Applause for Pinot Noir
If any wine is about nuance, it’s Pinot Noir. No wine, red or white, can claim to possess such subtlety intertwined with multi-layered complexity.
And it ultimately falls to each taster to make a carefully considered, albeit personally subjective, decision about what differentiates the very good from the best of the bunch. As always, that is the OWP Wine Tasting Panel’s task with the goal of reaching a consensus of choice. It’s simply that with Pinot Noir, the challenge is cranked up a couple of notches.
2011 WillaKenzie Estate Yamhill-Carlton Pinot Noir • $30 (5,000 cases)
Everything you’d hope for in a delicately refined, subtlely seductive Pinot. Nuanced floral aromatics lead to understated flavors of cranberry and candied fruit. Beautifully balanced.
2010 Tyee Estate Barrel Select Willamette Valley Pinot Noir • $32 (100 cases)
Diverse flavors make for an intriguing taste. Briar and orange peel, citrus and cocoa, maple and tobacco may sound a bit unusual, but put them all together and they add up to a quite appealing whole.
2011 Left Coast Cellars Right Bank Willamette Valley Pinot Noir • $35 (162 cases)
A marriage of cocoa, cola and seductive dark berry describes the aroma. If it were any prettier, you’d want to propose to it. Complex, concentrated flavor interest featuring light toast, mocha and vanilla envelop the palate.
2011 Benton-Lane Estate Willamette Valley Pinot Noir • $29 (19,742 cases)
Easy drinking with plenty of appeal mark this classy middleweight. Black berry and cherry accented by cinnamon combine for an intriguing taste and good balance delivers it all from start to finish.
2010 Twelve Yamhill Carlton Pinot Noir • $40 (48 cases)
With just 576 bottles for the world, the only place you’d likely find this complex wine is at the winery’s tasting room in McMinnville. Cherry, cedar, white pepper, alfalfa tea, espresso and a hint of smoke together create its cachet.
2011 Plaisance Ranch Applegate Valley Pinot Noir • $25 (75 cases)
The synonyms of elegance include sophistication, refinement and taste. In this case, taste is a double entendre. Nuanced flavors of plum, cinnamon and spice clad in a richly textured robe give this aristocrat both style and stylishness.
2009 Lumos Temperance Hill Vineyard Oregon Pinot Noir • $34 (421 cases)
This low-production standout offers tasty, ripe raspberry upfront that merges with coffee, briar and touch of nuttiness in the finish. A bright, well-balanced wine.
2011 Beckham Estate Vineyard Chehalem Mountains Pinot Noir • $30 (350 cases)
Floral nose, lively acidity, dusty dryness, red fruits and hints of spice unite to offer a lip-smacking, yummy, good taste experience. Goes down soft and smooth.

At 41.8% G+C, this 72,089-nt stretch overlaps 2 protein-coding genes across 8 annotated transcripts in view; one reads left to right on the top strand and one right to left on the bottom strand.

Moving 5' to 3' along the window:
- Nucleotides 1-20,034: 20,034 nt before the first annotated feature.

2011 iOTA Pelos Sandberg Vineyard Eola-Amity Hills Pinot Noir • $38 (767 cases)
In the true estate tradition, what you see is what you get. This is iOTA’s one and only wine each year. And, yes, iOTA is how they ask that it be spelled. Fruity depth on the nose, full in the mouth. A big wine with concentrated dark fruit, bright acidity and good balance.
2011 Sweet Cheeks Wllamette Valley Pinot Noir • $23 (400 cases)
Loads of flavor from first to final sip. Black currant, sour cherry, cinnamon roll, butterscotch, tobacco wrapped in refined tannins with a lingering, multi-layered finish.
2010 Irvine Vineyards Oregon Pinot Noir • $35 (151 cases)
That word “elegance” crops up again here. In Burgundy, the lighter, more feminine, if you will, nuances are prized. This refined wine’s sweet, soft boysenberry flavor is enhanced by a hint of violets and a dash of cracked pepper.
2008 Firesteed Willamette Valley Pinot Noir • $35 (2,311 cases)
A bit more time in the bottle has brought forth a flood of layered flavor interest including red cherry, mint, herbs and leather intertwined with a piquant dustiness on the palate and a lingering, long finish.
2010 Watermill Walla Walla Valley Pinot Noir • $42 (99 cases)
A three-ring circus of pleasing aroma and taste impressions include strawberry, raspberry, kettle corn and cotton candy. The mid-mouth is a sweet and satisfying berry bomb.
2011 Sweet Earth Estate Willamette Valley Pinot Noir • $20 (206 cases)
In operation just eight years, Sweet Earth has already captured the essence of Pinot Noir’s varietal character with rich, brambly berry, cedar, tobacco, leather and a lengthy finish.
The Oregon Wine Press tasting panel has selected the following wines based on overall quality and value within their respective categories. To the best of our knowledge, they are currently available in the marketplace. Wine must be: 1) produced by an Oregon winery; 2) priced (retail) $30 or less for reds, $30 or less for Chardonnay, $30 or less for dessert and sparkling wines, and $25 or less for remaining varietals; and 3) currently available to consumers. Recommended wines were selected using a double-blind method and a 20-point ranking system for appearance, aroma, taste, balance and finish.